Linker3000 writes "According to The Register, OpenDNS plans to introduce an new service that will prevent PCs infected with the Conficker (aka Downadup) malware from contacting its control servers, and will also make it easy for admins to know if even a single machine under their control has been infected by Conficker: 'Starting Monday, any networks with PCs that try to connect to the Conficker addresses will be flagged on an admin's private statistics page. The service is available for free to both businesses and home users.' With the amount of trouble this worm has caused, perhaps this is a good time to take a look at OpenDNS if you haven't done so already."
JagsLive was one of several readers to point out Jerry Yang's departure as Yahoo CEO. He's not leaving the company; he will return to his former role as Chief Yahoo, whatever that entails. Yang has been under fire in recent months from investors for his handling of Microsoft's recent acquisition attempt."Yahoo, under fierce financial pressure, has begun a search to replace company co-founder Jerry Yang as chief executive, the company said Monday. 'Jerry and the board have had an ongoing dialogue about succession timing, and we all agree that now is the right time to make the transition to a new CEO who can take the company to the next level,' Chairman Roy Bostock said in a statement."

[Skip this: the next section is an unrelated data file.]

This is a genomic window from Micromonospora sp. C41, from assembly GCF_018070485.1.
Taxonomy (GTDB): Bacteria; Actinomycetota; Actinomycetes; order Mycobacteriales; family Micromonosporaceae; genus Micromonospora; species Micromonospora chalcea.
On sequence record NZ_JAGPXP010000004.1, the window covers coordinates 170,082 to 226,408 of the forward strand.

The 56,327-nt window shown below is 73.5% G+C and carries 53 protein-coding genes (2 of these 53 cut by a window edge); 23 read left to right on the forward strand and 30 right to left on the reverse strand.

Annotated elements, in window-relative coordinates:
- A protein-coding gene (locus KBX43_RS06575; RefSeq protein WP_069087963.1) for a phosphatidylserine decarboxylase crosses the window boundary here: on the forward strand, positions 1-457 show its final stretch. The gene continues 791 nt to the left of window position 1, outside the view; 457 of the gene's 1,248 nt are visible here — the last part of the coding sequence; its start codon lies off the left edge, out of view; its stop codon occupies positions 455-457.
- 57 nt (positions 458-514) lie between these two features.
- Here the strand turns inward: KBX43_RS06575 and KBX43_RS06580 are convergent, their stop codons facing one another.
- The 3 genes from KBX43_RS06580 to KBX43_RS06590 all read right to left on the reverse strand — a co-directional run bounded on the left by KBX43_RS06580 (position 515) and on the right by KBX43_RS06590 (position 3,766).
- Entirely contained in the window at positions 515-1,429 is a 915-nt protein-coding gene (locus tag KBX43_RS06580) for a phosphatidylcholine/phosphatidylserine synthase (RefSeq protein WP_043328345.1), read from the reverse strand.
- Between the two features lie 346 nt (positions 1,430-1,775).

A study has found that everybody has a unique body odor, like their fingerprints, that could be used as an unique identifier. The study showed that a persons unique odor stayed the same even if they varied their diet with strong smelling foods such as garlic and spices. "These findings indicate that biologically-based odorprints, like fingerprints, could be a reliable way to identify individuals," said Monell chemist Jae Kwak. I would have thought that hundreds of years of dogs tracking people would have proved this, but it's nice to know that science has figured it out officially now.
Allen54 noted a followup to yesterday's story about Pakistan's decision to block YouTube. He notes that "The telecom company that carries most of Pakistan's traffic, PCCW, has found it necessary to shut Pakistan off from the Internet while they filter out the malicious routes that a Pakistani ISP, PieNet, announced earlier today. Evidently PieNet took this step to enforce a decree from the Pakistani government that ISP's must block access to YouTube because it was a source of blasphemous content. YouTube has announced more granular routes so that at least in the US they supercede the routes announced by PieNet. The rest of the world is still struggling."